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The Tragedy King is no more. Long Live the Tragedy King.

Wed 07 Jul 2021    
Sid Razi | 2 min read

As the legendary actor breathed his last, one can only recall the massive impact he has left on the world and to a (now) lost era of culture, purity of language and thoughts.

Especially my parent’s generation (born in 1940-1950’s), the thespian had deservedly attained a demi-god status. Being brought up listening to anecdotes of the versatile and charismatic personality, we realize that his admiration and respect transcends caste, culture, creed and boundaries. Widely considered a textbook of acting, he brought realism and subtlety to performances when actors predominantly employed theatrical gestures. He proved that actors could convey a lot with pauses than hamming lengthy sermons. Actors over the years have directly copied or taken inspiration from his astounding legacy.

On attaining the status of a one-man institution, he has inspired many generations to live a dignified life. And to possess a strong social mindset, to love poetry and engage in politics that brings about changes in lives and minds. His command of language and choice of words is great learning for students like me, and a lot of it can be learnt from his old interviews on YouTube.

Let me share an incident with you all when I was staying in Bombay with my parents. A 75-year-old man graced our house with his presence from our native place, Hyderabad. He was a close friend of my grandfather and had come to the city on a unique mission. To present an album of every newspaper clippings and long lost pictures of Dilip Kumar to the thespian himself. My dad, a huge fan himself, took the onus of taking the old man to the actor’s Pali Hill residence. Even as a kid, I realized the impact Dilip Kumar must have had on the gentlemen that his earnest desire was nothing but to present an album he painstakingly prepared every day of his life. Unfortunately, he could not meet his idol but kept the album with my dad as a memoir.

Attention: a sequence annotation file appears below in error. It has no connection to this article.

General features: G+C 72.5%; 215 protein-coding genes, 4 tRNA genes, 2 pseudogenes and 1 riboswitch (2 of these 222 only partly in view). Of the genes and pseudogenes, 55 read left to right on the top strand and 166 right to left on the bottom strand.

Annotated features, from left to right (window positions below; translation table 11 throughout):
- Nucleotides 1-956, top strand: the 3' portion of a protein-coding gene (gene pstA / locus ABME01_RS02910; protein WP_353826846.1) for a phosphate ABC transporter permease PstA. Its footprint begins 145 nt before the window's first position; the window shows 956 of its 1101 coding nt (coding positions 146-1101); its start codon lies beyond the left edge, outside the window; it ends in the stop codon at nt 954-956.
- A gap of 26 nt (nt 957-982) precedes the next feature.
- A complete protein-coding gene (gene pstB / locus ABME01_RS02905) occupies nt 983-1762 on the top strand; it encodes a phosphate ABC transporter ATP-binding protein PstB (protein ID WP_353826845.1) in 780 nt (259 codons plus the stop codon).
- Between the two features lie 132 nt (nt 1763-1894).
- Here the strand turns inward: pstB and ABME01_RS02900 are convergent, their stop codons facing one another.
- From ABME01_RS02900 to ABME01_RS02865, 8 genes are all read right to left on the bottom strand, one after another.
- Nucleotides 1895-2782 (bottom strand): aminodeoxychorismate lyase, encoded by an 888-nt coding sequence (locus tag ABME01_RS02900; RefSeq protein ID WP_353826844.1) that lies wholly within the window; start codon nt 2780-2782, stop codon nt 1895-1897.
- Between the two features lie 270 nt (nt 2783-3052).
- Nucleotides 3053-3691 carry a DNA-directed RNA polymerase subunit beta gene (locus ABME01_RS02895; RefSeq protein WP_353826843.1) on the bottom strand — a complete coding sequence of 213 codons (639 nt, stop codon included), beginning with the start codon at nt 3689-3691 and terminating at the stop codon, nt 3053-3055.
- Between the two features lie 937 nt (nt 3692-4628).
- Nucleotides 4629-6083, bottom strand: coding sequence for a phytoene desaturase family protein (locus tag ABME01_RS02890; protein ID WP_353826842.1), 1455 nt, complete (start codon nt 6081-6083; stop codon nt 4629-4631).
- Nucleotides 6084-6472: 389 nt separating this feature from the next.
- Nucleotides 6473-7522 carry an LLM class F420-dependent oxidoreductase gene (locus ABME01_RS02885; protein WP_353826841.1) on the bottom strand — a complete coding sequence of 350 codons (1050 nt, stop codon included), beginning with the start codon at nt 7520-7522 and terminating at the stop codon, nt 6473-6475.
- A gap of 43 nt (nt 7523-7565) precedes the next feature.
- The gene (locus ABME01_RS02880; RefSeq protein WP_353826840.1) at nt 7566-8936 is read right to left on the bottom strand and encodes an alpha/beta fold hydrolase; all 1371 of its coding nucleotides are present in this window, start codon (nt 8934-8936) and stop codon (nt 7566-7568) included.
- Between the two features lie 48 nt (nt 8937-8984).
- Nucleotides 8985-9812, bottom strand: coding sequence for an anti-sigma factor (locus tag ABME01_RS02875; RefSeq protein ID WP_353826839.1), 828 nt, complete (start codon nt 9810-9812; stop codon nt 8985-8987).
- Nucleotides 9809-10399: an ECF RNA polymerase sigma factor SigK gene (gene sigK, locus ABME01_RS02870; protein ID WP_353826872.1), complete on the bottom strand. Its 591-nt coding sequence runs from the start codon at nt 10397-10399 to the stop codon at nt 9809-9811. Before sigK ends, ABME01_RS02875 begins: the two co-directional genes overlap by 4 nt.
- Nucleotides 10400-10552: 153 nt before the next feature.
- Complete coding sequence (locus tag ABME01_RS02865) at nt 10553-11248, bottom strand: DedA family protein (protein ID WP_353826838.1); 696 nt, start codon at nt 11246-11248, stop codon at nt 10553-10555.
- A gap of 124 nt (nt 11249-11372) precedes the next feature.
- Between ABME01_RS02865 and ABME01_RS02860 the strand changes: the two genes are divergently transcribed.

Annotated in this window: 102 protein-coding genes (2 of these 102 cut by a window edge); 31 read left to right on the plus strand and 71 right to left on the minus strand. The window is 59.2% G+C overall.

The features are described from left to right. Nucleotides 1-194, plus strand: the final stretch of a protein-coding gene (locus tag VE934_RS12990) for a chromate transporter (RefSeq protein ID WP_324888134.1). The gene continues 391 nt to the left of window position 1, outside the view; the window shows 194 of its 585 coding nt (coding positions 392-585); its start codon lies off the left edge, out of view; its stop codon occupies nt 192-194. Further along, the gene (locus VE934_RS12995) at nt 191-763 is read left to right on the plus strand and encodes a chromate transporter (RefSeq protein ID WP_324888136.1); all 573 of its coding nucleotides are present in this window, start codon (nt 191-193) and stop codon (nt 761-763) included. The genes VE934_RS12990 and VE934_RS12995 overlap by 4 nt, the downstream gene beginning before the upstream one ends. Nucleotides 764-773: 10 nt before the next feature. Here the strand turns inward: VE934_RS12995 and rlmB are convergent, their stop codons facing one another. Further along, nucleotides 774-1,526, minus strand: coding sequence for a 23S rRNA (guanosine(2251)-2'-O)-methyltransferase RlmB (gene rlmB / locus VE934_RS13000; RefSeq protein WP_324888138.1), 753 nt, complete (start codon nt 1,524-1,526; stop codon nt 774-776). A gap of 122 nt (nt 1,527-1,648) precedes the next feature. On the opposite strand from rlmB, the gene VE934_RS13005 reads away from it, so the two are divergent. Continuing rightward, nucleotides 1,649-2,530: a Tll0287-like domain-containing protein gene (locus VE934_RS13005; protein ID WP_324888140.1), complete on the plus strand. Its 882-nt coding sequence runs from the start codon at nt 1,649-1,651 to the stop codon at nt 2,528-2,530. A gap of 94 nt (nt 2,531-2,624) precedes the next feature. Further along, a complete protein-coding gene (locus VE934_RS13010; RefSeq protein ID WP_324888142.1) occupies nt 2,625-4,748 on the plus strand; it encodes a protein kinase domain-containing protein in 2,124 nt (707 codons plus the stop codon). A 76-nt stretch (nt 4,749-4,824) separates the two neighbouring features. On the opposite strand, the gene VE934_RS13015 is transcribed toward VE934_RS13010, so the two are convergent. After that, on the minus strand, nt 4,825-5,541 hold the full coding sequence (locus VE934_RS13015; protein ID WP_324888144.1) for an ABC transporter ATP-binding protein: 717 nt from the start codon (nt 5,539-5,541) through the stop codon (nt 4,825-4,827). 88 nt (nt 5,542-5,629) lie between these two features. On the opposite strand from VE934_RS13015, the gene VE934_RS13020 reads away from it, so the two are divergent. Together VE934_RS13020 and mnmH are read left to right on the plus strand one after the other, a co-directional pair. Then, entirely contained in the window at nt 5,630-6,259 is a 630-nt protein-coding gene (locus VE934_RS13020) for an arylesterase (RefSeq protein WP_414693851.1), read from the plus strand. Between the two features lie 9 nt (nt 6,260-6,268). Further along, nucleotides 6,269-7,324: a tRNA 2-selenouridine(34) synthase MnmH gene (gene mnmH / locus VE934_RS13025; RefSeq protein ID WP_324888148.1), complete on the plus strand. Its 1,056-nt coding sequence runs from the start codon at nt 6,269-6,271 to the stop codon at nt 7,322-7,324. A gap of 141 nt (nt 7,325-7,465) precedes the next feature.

It was a generation that had memorized his filmography from Jwar Bhata (1941) until Qila (1998) even to the unreleased/shelved films. There would be lengthy discussions on tea over his life, leading ladies or discussing their favourite performances. As one could never really have the audacity of ranking the tragic Devdas (Devdas), the romantic Saleem (Mughal-e-Azam), the defiant Shankar (Naya Daur), the wronged Gungaram (Ganga Jumna), the innocent Ram, the lovable Shyam (Ram Aur Shyam) and the honest DCP Ashwini Kumar (Shakti).

They have watched him closely from far, and that love and adulation have sprinkled down to my generation. It has taken me years to go through his movies and interviews to learn how to conduct myself. I have learnt not to use expletives in everyday life and to be gentle even in arguments. The dignity, the poise, the love for literature has come from following the footsteps of a great human being – Dilip Kumar.

**There was a scene in “Ram Aur Shyam” where Shyam finishes a humongous meal in a restaurant and walks away while Ram is beaten up as he can’t foot the bill. Such was the performance of Dilip Kumar; for many years, I felt sad for Ram. It pricked my conscience and deeply affected me as the scene depicts the desperation of a poor man wrongly being asked to pay up for a meal he did not eat.

So long Dilip Sahab, we will miss you.